Publius Cornelius Tacitus was born in the middle of the 50s CE to an equestrian family. His exact location of birth is unknown, though it is likely he was from Gallia Narbonensis. Even his praenomen is conjecture, with Publius being favored as it is given in the manuscripts, but as Gaius in certain letters by Sidonius Apollinaris, and even Sextus as championed by Mattingly, whose reconstruction of Mylasa inscription, which contains his nomen and cognomen, is dubious.
He was likely related to a Cornelius Tacitus who was procurator of Belgica and Germania.
Tacitus studied rhetoric in Rome under the Quintilian, and his skill in speaking set him up for fame. He married Julia Agricola, daughter of the famed general Gnaeus Julius Agricola, which placed him in considerable social standing. He rose up the cursus honorum, having been made a
He returned to law in 100 in order to, along with Pliny the Younger, prosecute Marius Priscus for corruption for his tenure as proconsul of Asia Minor.
From the Mylasa inscription, it can be assumed that he himself was proconsul of Asia Minor in 116. It is unknown when or how he died.
For works of Tacitus survive: the Dialogus de Oratoribus, Agricola, Historiae, and Annales.
There is some debate on the chronology of the works, especially concerning the Dialogus de Oratoribus. As its name suggests, the Dialogus is a dialogue set in the late 70s in which the speakers discuss the decline of oratory and good rhetorical education. It was dedicated to L. Fabius Iustus, who was consul suffectus in 102 CE, which leads some scholars to posit a date around then, though that is by no means a given.
The work differs greatly in style from Tacitus’ other works, which has generated doubt as to whether it is even his. The work bears the hallmarks of a balanced, hierarchical Neo-Ciceronian style, and Tacitus’ historical works follow Sallust and Thucydides in its use of inconcinnitas. Others point out that Tacitus was a student of Quintilian, who strongly advocated for the Neo-Ciceronian style, and the date of publication does not have to match up with the date of composition. Moreover, since the Dialogus and Tacitus’ historical works are in two separate genres, Tacitus could have used different styles to fit different conventions.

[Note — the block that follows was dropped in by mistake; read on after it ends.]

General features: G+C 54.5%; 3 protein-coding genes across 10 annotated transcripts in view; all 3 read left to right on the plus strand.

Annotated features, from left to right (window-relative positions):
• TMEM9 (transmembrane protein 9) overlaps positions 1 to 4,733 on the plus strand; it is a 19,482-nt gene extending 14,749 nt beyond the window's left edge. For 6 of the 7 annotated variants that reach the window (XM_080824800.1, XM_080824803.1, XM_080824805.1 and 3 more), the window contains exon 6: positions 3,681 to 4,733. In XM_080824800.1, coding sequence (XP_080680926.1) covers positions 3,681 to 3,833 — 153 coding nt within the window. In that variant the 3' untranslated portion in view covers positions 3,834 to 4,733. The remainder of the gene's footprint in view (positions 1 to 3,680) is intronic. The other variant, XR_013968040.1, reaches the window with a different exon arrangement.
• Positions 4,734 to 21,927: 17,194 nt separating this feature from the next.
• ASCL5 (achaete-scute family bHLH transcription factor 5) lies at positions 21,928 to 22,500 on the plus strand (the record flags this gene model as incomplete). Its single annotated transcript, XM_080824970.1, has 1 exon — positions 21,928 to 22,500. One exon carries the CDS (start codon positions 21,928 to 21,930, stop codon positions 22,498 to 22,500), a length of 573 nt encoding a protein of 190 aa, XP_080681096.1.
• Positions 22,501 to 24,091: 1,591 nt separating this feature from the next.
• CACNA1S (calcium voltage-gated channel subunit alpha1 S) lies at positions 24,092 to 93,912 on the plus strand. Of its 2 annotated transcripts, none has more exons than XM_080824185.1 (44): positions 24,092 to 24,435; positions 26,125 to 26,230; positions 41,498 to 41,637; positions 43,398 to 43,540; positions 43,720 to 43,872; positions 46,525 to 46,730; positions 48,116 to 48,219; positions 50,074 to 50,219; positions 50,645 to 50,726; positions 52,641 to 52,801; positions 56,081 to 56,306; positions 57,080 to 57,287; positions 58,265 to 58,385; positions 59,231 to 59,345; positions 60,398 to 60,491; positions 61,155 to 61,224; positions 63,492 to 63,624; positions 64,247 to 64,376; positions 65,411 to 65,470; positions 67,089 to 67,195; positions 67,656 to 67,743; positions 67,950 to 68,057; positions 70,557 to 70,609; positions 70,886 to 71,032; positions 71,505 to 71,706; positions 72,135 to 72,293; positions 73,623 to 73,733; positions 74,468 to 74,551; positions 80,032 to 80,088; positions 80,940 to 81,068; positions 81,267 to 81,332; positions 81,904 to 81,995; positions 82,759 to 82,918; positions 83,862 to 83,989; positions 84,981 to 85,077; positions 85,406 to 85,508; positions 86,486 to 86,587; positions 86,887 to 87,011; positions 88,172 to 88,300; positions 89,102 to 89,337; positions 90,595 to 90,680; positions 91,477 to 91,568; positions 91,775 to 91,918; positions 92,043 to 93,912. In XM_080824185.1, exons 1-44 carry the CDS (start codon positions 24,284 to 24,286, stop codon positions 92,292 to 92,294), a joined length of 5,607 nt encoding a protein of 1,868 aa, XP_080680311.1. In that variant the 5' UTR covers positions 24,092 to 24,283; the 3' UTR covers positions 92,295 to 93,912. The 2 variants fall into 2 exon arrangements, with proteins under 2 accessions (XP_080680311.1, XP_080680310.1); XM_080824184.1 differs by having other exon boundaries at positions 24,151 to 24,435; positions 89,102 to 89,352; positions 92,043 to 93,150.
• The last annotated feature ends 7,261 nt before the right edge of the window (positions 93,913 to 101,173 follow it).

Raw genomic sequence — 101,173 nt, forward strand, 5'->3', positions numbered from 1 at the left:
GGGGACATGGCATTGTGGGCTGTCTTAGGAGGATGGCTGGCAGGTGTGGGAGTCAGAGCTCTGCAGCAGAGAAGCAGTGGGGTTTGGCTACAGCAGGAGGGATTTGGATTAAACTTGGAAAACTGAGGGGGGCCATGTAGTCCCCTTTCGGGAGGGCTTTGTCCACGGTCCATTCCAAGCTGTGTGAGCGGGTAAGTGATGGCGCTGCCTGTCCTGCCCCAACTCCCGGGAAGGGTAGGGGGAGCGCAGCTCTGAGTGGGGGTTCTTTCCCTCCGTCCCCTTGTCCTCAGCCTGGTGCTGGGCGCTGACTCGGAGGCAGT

In 98, the year after his consulship, Tacitus published De Vita Iulii Agricolae (“On the Life of Julius Agricola”), a biography of his father-in-law, and De Origine et Situ Germanorum (“On the Origin and Location of the Germans”, commonly just called the Germania), a history and ethnography of the German tribes.
He then returned to writing, composing the Historiae (“Histories”) and the Ab Excessu Divi Augusti, commonly referred to as the Annales (“Annals”), in 30 books altogether.
The Historiae are a detailed history in the style of Thucydides covering the year of the four emperors (69 CE) to Domitian’s death (96 CE), though only five books survive, narrating events down to the beginning of 70. The attention to just one year is highly irregular. Even if all thirty books were of the Historiae, at that pace Tacitus would only have written on four years (up to 74). From the preface of the Agricola, Tacitus had at least intended to cover the period up to the ascension of Nerva, but it is possible that he never finished that project. It also possible (perhaps more so) that the events of 69 demanded extraordinary attention, and the rest of the books are dedicated to the Flavians.
The Annales cover the events from the death of Augustus up to the death of Nero, though the last years of Nero’s reign are lost. Books 1-6 cover the reign of Tiberius, which almost all of book 5 and a large chunk of book 6 missing. Books 7-10 are also missing, but covered the reigns of Caligula and Claudius, the latter of which is finished in 11 and 12. The rest is dedicated to Nero’s reign.
As a senator, Tacitus has no love for the worst excesses of the “bad” emperors like Tiberius, Nero (towards the end of his reign), and Domitian.
- …They made a desert and called it peace.
- Tacitus Front Cover Ronald H. Martin University of California Press, 1981